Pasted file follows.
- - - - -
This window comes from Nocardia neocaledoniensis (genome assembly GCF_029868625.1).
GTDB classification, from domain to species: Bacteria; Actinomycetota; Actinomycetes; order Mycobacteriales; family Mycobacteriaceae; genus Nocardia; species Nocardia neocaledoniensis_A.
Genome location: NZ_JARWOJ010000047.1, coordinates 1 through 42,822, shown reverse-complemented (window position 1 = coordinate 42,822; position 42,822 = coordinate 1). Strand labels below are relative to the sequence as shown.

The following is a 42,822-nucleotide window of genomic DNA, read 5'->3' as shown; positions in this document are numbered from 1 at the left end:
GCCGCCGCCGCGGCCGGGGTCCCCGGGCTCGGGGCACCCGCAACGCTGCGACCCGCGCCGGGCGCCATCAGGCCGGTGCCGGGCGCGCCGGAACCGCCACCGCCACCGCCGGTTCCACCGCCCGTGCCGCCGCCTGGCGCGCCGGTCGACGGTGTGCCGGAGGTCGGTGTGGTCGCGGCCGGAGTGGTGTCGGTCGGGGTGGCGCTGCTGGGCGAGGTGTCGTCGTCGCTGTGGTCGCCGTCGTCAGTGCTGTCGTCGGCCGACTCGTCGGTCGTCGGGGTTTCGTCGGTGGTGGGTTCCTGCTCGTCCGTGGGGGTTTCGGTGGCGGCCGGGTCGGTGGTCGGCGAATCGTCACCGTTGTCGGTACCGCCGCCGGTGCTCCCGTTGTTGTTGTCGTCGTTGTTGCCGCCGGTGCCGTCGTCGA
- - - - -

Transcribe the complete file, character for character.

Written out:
This window comes from Nocardia neocaledoniensis (genome assembly GCF_029868625.1).
GTDB classification, from domain to species: Bacteria; Actinomycetota; Actinomycetes; order Mycobacteriales; family Mycobacteriaceae; genus Nocardia; species Nocardia neocaledoniensis_A.
Genome location: NZ_JARWOJ010000047.1, coordinates 1 through 42,822, shown reverse-complemented (window position 1 = coordinate 42,822; position 42,822 = coordinate 1). Strand labels below are relative to the sequence as shown.

The following is a 42,822-nucleotide window of genomic DNA, read 5'->3' as shown; positions in this document are numbered from 1 at the left end:
GCCGCCGCCGCGGCCGGGGTCCCCGGGCTCGGGGCACCCGCAACGCTGCGACCCGCGCCGGGCGCCATCAGGCCGGTGCCGGGCGCGCCGGAACCGCCACCGCCACCGCCGGTTCCACCGCCCGTGCCGCCGCCTGGCGCGCCGGTCGACGGTGTGCCGGAGGTCGGTGTGGTCGCGGCCGGAGTGGTGTCGGTCGGGGTGGCGCTGCTGGGCGAGGTGTCGTCGTCGCTGTGGTCGCCGTCGTCAGTGCTGTCGTCGGCCGACTCGTCGGTCGTCGGGGTTTCGTCGGTGGTGGGTTCCTGCTCGTCCGTGGGGGTTTCGGTGGCGGCCGGGTCGGTGGTCGGCGAATCGTCACCGTTGTCGGTACCGCCGCCGGTGCTCCCGTTGTTGTTGTCGTCGTTGTTGCCGCCGGTGCCGTCGTCGA